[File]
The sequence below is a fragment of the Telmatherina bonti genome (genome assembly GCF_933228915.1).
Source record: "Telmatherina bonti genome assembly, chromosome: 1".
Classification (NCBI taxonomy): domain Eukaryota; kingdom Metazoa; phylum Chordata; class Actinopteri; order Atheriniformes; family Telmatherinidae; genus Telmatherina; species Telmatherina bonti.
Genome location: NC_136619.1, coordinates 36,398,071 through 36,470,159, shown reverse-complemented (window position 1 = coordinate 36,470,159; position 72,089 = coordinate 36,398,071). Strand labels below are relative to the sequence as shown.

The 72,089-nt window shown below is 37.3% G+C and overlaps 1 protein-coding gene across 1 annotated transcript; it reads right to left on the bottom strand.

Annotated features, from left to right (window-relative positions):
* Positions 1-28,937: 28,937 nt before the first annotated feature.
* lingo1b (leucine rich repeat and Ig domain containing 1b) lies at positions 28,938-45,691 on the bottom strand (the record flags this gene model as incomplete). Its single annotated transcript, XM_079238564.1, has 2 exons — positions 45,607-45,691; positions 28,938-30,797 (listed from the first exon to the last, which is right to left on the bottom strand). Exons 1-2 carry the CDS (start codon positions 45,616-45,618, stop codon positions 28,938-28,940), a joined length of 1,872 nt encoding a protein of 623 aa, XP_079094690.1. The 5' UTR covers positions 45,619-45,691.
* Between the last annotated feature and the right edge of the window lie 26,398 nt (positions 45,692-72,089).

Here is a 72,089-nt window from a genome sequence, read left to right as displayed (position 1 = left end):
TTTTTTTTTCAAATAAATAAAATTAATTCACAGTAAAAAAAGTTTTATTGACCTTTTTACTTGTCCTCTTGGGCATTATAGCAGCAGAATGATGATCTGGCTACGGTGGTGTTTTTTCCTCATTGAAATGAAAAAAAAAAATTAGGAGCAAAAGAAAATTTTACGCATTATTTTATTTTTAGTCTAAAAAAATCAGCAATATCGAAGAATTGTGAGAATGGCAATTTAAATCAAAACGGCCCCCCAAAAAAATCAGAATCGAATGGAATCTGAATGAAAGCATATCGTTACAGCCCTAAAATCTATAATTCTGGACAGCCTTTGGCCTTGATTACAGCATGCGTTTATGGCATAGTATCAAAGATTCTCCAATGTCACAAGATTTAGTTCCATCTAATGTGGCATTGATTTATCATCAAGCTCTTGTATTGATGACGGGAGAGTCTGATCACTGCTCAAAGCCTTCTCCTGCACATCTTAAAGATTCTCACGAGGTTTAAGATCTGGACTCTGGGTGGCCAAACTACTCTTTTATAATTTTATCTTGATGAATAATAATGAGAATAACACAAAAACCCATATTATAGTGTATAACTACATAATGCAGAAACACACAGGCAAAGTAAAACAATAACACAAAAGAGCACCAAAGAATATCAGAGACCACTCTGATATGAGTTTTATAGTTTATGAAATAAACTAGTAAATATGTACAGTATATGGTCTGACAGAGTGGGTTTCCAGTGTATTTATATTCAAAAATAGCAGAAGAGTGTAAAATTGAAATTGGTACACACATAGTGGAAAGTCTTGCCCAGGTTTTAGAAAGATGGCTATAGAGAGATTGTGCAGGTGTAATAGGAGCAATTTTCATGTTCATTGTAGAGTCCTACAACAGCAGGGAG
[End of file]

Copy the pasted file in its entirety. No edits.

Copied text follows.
The sequence below is a fragment of the Telmatherina bonti genome (genome assembly GCF_933228915.1).
Source record: "Telmatherina bonti genome assembly, chromosome: 1".
Classification (NCBI taxonomy): domain Eukaryota; kingdom Metazoa; phylum Chordata; class Actinopteri; order Atheriniformes; family Telmatherinidae; genus Telmatherina; species Telmatherina bonti.
Genome location: NC_136619.1, coordinates 36,398,071 through 36,470,159, shown reverse-complemented (window position 1 = coordinate 36,470,159; position 72,089 = coordinate 36,398,071). Strand labels below are relative to the sequence as shown.

The 72,089-nt window shown below is 37.3% G+C and overlaps 1 protein-coding gene across 1 annotated transcript; it reads right to left on the bottom strand.

Annotated features, from left to right (window-relative positions):
* Positions 1-28,937: 28,937 nt before the first annotated feature.
* lingo1b (leucine rich repeat and Ig domain containing 1b) lies at positions 28,938-45,691 on the bottom strand (the record flags this gene model as incomplete). Its single annotated transcript, XM_079238564.1, has 2 exons — positions 45,607-45,691; positions 28,938-30,797 (listed from the first exon to the last, which is right to left on the bottom strand). Exons 1-2 carry the CDS (start codon positions 45,616-45,618, stop codon positions 28,938-28,940), a joined length of 1,872 nt encoding a protein of 623 aa, XP_079094690.1. The 5' UTR covers positions 45,619-45,691.
* Between the last annotated feature and the right edge of the window lie 26,398 nt (positions 45,692-72,089).

Here is a 72,089-nt window from a genome sequence, read left to right as displayed (position 1 = left end):
TTTTTTTTTCAAATAAATAAAATTAATTCACAGTAAAAAAAGTTTTATTGACCTTTTTACTTGTCCTCTTGGGCATTATAGCAGCAGAATGATGATCTGGCTACGGTGGTGTTTTTTCCTCATTGAAATGAAAAAAAAAAATTAGGAGCAAAAGAAAATTTTACGCATTATTTTATTTTTAGTCTAAAAAAATCAGCAATATCGAAGAATTGTGAGAATGGCAATTTAAATCAAAACGGCCCCCCAAAAAAATCAGAATCGAATGGAATCTGAATGAAAGCATATCGTTACAGCCCTAAAATCTATAATTCTGGACAGCCTTTGGCCTTGATTACAGCATGCGTTTATGGCATAGTATCAAAGATTCTCCAATGTCACAAGATTTAGTTCCATCTAATGTGGCATTGATTTATCATCAAGCTCTTGTATTGATGACGGGAGAGTCTGATCACTGCTCAAAGCCTTCTCCTGCACATCTTAAAGATTCTCACGAGGTTTAAGATCTGGACTCTGGGTGGCCAAACTACTCTTTTATAATTTTATCTTGATGAATAATAATGAGAATAACACAAAAACCCATATTATAGTGTATAACTACATAATGCAGAAACACACAGGCAAAGTAAAACAATAACACAAAAGAGCACCAAAGAATATCAGAGACCACTCTGATATGAGTTTTATAGTTTATGAAATAAACTAGTAAATATGTACAGTATATGGTCTGACAGAGTGGGTTTCCAGTGTATTTATATTCAAAAATAGCAGAAGAGTGTAAAATTGAAATTGGTACACACATAGTGGAAAGTCTTGCCCAGGTTTTAGAAAGATGGCTATAGAGAGATTGTGCAGGTGTAATAGGAGCAATTTTCATGTTCATTGTAGAGTCCTACAACAGCAGGGAG